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LOS ANGELES -- The interim CEO of the Los Angeles Clippers testified in state court Tuesday afternoon that coach and team president Doc Rivers has told him on multiple occasions that he doesn't think he wants to continue as coach if Donald Sterling remains owner of the team.
Dick Parsons said he has talked to Rivers, several players and key sponsors who are troubled by Sterling's continued ownership of the franchise, which is being adjudicated in a California probate court.
At issue is whether Shelly Sterling acted properly in selling the franchise, without her husband's expressed consent, for a record $2 billion to former Microsoft CEO Steve Ballmer. Parsons was called as a witness in the trial Tuesday to discuss the effect the continuing uncertainty over the ownership situation has had on the Clippers franchise.
"If Doc were to leave, that would be a disaster," Parsons said. "Doc is the father figure of the team. Chris [Paul] is the on-court captain of the team. But Doc is really the guy who leads the effort. He's the coach, the grown-up, he's a man of character and ability -- not just in a basketball sense, but in the ability to connect with people and gain their trust. The team believes in him and admires and loves him. If he were to bail, with all the other circumstances, it would accelerate the death spiral."
Donald Sterling's lawyers objected to Parsons' testimony on Rivers, arguing that only Rivers should be allowed to speak on his state of mind in this matter, and if that were the case, Rivers should be called as a witness. While Judge Michael Levanas agreed with the notion, he allowed Parsons to express his opinion on the matter and noted he would not consider it as fact.
"I don't understand why they didn't call Doc Rivers and the players they want to call to give that testimony," Sterling's lawyer Bobby Samini said. "I understand Mr. Parsons had an opinion about what might happen, but they could've easily brought those individuals in to give that testimony themselves."
Samini also cast doubt on some of Parsons' more dire predictions about the Clippers' financial stability should Sterling remain owner.
"I understand -- I'm just not seeing the sinkhole out here swallowing us all up," he said. "But that was the testimony Mr. Parsons gave."
Parsons said that although ticket revenue was essentially the same as the past season's, many of the team's 20 or so sponsors have made it clear they want to continue a relationship with the team only if Sterling is replaced as owner. He cited Mandalay Bay and Kia Motors as examples of sponsors who are "sitting at the edge of the pool and don't want to go in the water unless there is resolution" on the ownership situation.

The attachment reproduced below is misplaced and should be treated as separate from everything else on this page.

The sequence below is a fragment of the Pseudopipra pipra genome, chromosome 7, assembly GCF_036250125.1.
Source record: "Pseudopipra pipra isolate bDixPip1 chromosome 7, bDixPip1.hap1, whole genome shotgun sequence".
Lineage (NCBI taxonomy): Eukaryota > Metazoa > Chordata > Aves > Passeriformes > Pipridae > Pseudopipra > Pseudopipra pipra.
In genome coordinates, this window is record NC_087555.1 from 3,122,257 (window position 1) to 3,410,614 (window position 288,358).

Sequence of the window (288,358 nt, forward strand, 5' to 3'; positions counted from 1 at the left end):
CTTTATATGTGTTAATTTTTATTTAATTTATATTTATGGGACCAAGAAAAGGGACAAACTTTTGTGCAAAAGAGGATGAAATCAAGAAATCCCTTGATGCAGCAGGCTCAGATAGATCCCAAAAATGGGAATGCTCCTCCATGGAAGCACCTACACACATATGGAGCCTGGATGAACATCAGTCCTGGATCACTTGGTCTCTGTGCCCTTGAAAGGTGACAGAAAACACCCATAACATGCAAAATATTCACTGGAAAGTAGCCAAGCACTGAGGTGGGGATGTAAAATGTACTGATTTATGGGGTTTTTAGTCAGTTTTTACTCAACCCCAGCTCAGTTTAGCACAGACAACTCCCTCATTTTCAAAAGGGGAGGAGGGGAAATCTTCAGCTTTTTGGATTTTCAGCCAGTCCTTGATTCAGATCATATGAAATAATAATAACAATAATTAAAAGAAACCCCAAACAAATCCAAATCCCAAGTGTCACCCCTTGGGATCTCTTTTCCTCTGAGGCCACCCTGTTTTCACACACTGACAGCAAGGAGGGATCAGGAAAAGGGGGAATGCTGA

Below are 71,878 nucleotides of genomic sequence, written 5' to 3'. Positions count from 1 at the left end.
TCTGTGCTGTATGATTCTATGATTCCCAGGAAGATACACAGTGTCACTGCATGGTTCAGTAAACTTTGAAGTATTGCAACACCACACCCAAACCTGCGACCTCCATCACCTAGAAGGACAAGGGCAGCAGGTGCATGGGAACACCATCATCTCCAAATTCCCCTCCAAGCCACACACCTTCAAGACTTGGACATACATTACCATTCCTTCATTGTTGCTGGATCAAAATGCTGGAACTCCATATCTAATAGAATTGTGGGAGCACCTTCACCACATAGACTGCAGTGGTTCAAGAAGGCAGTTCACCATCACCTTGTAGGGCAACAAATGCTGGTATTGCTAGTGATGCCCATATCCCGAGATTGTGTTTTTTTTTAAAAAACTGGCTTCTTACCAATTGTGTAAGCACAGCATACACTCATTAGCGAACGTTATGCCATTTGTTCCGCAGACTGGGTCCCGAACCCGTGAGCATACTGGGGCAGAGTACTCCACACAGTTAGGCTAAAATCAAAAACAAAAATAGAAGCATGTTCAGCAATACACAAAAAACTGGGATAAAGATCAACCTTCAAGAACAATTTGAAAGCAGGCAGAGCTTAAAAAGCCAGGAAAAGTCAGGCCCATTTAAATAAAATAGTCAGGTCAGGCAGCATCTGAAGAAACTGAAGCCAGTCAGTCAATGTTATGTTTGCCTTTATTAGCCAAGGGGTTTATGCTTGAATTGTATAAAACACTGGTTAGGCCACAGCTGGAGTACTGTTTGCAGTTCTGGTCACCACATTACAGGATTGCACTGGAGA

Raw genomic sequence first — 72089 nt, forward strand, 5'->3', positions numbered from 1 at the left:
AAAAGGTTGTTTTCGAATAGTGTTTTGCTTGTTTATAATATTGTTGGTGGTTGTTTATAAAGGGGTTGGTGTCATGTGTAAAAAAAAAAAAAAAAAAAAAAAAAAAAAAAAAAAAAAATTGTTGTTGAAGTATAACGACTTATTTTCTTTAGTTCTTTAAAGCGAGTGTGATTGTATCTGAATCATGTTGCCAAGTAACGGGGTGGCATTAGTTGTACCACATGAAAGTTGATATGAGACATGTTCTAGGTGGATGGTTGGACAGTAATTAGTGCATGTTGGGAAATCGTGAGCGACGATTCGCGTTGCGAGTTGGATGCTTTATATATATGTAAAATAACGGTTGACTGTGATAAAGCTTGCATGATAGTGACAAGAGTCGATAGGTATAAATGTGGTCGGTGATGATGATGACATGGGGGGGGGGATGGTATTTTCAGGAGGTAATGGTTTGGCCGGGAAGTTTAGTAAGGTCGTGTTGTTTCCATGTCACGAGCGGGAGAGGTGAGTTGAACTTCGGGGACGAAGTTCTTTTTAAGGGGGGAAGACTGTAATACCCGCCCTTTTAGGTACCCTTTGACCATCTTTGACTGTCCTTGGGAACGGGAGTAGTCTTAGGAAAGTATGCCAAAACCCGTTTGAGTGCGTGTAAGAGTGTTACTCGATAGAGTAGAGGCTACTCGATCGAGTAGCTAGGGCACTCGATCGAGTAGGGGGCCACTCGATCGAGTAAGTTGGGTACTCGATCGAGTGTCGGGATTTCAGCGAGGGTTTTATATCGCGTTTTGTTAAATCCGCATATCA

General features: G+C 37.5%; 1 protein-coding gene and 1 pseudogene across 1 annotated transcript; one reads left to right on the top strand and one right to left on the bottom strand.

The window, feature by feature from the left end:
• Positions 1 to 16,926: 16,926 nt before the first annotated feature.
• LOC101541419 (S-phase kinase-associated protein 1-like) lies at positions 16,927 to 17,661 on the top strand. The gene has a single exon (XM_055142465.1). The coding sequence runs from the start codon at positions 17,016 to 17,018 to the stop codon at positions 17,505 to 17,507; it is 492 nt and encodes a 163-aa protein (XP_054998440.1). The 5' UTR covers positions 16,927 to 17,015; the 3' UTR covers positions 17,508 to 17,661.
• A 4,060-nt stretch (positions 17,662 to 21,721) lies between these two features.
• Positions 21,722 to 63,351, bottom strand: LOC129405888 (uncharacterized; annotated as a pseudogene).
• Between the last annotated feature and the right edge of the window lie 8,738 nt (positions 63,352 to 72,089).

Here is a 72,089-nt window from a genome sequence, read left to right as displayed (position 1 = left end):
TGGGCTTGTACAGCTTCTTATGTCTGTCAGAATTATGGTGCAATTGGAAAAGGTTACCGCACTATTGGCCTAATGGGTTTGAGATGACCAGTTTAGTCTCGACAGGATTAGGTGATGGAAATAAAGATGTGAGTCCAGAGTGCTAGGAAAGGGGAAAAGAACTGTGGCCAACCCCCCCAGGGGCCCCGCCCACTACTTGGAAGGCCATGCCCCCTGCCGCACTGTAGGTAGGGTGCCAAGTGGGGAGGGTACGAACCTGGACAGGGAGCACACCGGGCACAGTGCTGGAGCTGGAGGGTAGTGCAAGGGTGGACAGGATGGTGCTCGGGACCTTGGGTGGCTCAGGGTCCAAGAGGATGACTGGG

Parsons said during cross-examination that only six or seven sponsors had explicitly asked to be disassociated from the Clippers following the scandal that enveloped the team after Sterling's racially insensitive comments were published April 25 by TMZ.com. The team gave the remaining two-thirds "a holiday" before they felt compelled to disassociate from the franchise.
"If none of your sponsors want to sponsor you, your coach doesn't want to coach you and players don't want to play for you, what do you have?" Parsons said.
Parsons and Bank of America expert Anwar Zakkour testified that the $2 billion price Ballmer agreed to pay for the franchise was much higher than the team's revenues justified under the most aggressive and optimistic predictions.
"Whether you want to call it a slam dunk or a home run, none of us believed we would get to the $2 billion," said Zakkour, who helped conduct the hurried sale. "None of us even believed we'd get to the $1.8 billion number, so that says it now."
Zakkour warned that if the sale fell through and the NBA restarted termination proceedings, there was significant risk the franchise would sell for far less.
"There are two things in my profession that are bad when you sell a franchise: uncertainty and transparency," Zakkour said. "I think there's been a lot of press speculation that he paid a very full price for the Clippers. The highest price ever achieved for a sports team, when you focus on just the sports team."
Zakkour mentioned that the Los Angeles Dodgers sold for $2.15 billion, but that deal included $300 million to $400 million in real estate.
Dean Bonham, a sports marketing expert called by Sterling's lawyers, testified the sale price could increase if bidding were re-opened.
After court adjourned Tuesday, Donald Sterling filed another lawsuit in Superior Court against the NBA, commissioner Adam Silver and Shelly Sterling.
"The NBA can have their vote any time they want if they think they can remove him as the owner," Samini said. "Donald Sterling came and said many times, 'I want the NBA to do it.' I think that's what he's waiting for. He's going to see if they're going to actually go through with that."
The probate court trial will resume Wednesday afternoon. Closing arguments are scheduled for Monday. None of the attorneys would comment on what transpired during a meeting with Ballmer and Donald Sterling on Monday afternoon, except to confirm that the meeting took place.
Asked about a possible settlement, Samini said, "Anything could happen, but I don't see it in the tea leaves right now."